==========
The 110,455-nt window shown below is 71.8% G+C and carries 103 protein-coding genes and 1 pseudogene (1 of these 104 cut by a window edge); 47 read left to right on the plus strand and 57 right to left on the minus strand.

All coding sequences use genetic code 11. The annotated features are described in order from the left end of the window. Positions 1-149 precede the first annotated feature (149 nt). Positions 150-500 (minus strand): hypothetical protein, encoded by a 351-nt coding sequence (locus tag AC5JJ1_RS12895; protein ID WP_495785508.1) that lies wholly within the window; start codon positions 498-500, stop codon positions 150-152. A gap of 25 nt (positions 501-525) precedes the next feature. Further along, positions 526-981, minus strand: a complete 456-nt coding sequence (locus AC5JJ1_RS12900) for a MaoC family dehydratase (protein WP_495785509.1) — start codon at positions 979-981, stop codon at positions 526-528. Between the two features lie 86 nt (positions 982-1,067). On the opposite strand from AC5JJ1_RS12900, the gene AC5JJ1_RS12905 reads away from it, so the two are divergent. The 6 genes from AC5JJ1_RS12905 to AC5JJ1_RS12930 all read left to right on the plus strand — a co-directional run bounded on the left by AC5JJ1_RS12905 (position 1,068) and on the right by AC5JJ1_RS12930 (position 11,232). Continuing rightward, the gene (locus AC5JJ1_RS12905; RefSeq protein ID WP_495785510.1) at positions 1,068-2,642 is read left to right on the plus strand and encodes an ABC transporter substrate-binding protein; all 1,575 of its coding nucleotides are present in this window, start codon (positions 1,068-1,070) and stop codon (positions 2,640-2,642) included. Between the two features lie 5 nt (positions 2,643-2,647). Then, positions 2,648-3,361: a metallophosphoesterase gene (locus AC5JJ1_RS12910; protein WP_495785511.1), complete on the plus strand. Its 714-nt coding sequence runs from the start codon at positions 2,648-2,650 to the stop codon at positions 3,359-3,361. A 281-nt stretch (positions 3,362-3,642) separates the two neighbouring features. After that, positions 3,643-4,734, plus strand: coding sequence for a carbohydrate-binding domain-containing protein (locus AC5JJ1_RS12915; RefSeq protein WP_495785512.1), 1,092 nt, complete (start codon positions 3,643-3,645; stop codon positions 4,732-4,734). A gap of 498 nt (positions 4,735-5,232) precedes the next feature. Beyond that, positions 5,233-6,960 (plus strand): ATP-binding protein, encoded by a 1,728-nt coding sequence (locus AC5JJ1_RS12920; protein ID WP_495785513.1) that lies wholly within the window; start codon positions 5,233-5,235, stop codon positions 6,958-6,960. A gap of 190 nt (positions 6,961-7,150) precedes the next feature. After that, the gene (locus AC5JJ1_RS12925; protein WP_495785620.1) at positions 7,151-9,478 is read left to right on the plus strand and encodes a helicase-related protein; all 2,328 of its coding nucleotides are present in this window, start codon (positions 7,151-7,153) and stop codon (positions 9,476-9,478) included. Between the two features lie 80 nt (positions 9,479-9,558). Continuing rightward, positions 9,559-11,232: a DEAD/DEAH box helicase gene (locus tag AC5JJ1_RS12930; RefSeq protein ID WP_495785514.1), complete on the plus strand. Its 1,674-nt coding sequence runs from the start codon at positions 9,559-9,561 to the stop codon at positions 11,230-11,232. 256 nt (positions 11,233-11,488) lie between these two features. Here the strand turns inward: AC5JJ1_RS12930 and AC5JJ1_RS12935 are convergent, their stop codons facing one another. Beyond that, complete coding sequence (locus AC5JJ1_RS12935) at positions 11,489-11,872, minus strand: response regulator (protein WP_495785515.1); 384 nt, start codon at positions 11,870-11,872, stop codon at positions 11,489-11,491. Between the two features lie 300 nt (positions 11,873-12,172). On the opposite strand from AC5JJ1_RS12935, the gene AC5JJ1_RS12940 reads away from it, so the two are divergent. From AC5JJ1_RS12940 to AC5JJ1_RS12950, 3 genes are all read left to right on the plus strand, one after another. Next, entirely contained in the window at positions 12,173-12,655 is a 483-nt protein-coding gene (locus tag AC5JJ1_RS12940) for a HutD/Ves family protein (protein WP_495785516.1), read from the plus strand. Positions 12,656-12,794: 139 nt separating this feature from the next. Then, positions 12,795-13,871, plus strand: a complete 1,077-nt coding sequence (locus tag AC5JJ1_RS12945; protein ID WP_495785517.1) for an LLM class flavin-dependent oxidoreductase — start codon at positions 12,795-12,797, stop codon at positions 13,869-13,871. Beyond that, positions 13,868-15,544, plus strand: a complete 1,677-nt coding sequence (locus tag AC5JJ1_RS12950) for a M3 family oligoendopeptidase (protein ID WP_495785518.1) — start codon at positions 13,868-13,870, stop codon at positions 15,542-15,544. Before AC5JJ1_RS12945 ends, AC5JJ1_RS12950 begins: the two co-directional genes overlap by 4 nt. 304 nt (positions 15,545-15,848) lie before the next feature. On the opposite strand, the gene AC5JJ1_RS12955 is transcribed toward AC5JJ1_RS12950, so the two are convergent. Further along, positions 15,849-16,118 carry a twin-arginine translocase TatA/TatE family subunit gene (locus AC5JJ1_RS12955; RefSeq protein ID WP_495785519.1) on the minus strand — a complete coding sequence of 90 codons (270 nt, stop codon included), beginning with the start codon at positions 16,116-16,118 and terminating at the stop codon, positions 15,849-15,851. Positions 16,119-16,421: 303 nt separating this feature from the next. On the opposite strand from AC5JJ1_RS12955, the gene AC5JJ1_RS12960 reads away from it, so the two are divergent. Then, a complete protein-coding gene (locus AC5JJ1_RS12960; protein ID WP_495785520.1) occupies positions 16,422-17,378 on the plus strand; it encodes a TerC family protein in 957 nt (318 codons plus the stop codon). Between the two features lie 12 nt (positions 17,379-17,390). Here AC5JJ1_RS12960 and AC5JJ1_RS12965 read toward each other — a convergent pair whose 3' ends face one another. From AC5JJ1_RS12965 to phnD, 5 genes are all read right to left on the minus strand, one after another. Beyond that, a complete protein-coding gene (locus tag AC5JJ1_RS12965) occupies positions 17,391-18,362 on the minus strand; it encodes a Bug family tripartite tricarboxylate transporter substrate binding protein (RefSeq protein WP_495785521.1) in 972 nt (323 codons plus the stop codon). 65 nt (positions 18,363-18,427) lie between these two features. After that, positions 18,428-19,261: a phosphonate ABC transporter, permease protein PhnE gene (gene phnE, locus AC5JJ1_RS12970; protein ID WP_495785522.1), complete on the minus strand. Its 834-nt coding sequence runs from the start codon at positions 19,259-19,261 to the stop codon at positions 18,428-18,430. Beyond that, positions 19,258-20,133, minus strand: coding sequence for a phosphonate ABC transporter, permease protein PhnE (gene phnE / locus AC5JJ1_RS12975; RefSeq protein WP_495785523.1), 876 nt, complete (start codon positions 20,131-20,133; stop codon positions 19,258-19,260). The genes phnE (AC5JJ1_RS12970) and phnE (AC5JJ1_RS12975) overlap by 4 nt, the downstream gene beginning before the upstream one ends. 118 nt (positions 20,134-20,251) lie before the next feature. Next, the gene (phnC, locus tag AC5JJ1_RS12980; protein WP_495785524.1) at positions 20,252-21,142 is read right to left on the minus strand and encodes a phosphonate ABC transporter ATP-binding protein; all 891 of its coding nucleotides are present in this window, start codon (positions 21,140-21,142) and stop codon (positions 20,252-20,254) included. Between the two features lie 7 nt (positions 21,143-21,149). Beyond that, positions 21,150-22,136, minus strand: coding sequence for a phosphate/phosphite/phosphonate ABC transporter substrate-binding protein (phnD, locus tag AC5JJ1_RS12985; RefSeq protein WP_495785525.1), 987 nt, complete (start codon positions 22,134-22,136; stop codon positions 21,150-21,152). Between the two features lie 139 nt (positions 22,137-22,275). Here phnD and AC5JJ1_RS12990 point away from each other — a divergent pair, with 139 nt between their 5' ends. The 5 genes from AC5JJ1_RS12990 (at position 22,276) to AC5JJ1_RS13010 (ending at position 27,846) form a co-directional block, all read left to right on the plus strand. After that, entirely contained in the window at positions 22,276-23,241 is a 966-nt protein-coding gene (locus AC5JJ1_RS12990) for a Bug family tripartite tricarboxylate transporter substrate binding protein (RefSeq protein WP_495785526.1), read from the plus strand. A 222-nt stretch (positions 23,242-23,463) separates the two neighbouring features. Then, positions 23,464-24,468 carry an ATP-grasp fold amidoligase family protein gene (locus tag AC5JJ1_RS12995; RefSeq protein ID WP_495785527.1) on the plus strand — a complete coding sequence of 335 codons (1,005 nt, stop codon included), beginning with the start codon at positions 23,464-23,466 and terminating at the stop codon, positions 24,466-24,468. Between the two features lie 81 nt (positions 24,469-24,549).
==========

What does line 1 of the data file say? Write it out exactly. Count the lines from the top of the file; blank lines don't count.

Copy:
The 110,455-nt window shown below is 71.8% G+C and carries 103 protein-coding genes and 1 pseudogene (1 of these 104 cut by a window edge); 47 read left to right on the plus strand and 57 right to left on the minus strand.